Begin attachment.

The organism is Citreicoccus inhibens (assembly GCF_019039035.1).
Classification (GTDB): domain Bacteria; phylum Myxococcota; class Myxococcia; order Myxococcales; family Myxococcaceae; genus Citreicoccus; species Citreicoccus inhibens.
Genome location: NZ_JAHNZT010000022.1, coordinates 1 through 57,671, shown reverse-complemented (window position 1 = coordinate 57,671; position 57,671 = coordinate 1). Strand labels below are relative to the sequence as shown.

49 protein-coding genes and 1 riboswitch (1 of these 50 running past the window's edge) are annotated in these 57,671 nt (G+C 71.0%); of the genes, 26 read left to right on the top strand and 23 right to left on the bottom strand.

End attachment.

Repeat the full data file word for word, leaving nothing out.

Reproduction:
The organism is Citreicoccus inhibens (assembly GCF_019039035.1).
Classification (GTDB): domain Bacteria; phylum Myxococcota; class Myxococcia; order Myxococcales; family Myxococcaceae; genus Citreicoccus; species Citreicoccus inhibens.
Genome location: NZ_JAHNZT010000022.1, coordinates 1 through 57,671, shown reverse-complemented (window position 1 = coordinate 57,671; position 57,671 = coordinate 1). Strand labels below are relative to the sequence as shown.

49 protein-coding genes and 1 riboswitch (1 of these 50 running past the window's edge) are annotated in these 57,671 nt (G+C 71.0%); of the genes, 26 read left to right on the top strand and 23 right to left on the bottom strand.